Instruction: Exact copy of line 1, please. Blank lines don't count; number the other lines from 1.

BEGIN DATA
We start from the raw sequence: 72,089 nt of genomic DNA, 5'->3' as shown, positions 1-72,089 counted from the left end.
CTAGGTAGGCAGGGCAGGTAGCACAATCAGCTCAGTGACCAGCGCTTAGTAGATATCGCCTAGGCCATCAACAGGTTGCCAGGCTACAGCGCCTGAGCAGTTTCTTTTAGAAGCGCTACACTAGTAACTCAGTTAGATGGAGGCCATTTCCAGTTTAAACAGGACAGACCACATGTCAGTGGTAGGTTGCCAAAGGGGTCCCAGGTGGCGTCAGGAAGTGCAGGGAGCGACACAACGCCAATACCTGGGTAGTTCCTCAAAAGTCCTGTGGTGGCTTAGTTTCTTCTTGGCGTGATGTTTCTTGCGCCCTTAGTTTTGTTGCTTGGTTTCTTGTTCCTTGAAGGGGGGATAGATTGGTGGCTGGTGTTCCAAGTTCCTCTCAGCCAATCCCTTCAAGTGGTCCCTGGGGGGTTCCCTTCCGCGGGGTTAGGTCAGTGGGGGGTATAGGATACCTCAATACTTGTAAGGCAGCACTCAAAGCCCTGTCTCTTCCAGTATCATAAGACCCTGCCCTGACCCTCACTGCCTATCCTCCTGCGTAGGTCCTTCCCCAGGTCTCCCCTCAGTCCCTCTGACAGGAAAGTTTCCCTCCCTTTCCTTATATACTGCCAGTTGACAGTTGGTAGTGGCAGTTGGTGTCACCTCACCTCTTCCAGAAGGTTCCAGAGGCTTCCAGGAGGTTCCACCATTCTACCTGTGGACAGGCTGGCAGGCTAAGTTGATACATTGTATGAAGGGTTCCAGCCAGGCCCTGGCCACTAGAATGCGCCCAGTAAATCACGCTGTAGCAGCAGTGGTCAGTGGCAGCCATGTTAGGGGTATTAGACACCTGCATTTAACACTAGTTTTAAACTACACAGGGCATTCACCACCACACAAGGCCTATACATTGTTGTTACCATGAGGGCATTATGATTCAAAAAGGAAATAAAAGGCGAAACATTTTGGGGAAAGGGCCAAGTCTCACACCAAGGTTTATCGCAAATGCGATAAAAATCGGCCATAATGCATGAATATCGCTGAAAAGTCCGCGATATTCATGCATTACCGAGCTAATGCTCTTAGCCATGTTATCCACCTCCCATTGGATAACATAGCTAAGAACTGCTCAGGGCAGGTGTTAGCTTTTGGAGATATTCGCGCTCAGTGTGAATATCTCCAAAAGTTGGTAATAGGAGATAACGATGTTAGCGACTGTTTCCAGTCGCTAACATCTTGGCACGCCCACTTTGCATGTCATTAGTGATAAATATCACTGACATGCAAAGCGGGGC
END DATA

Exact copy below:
We start from the raw sequence: 72,089 nt of genomic DNA, 5'->3' as shown, positions 1-72,089 counted from the left end.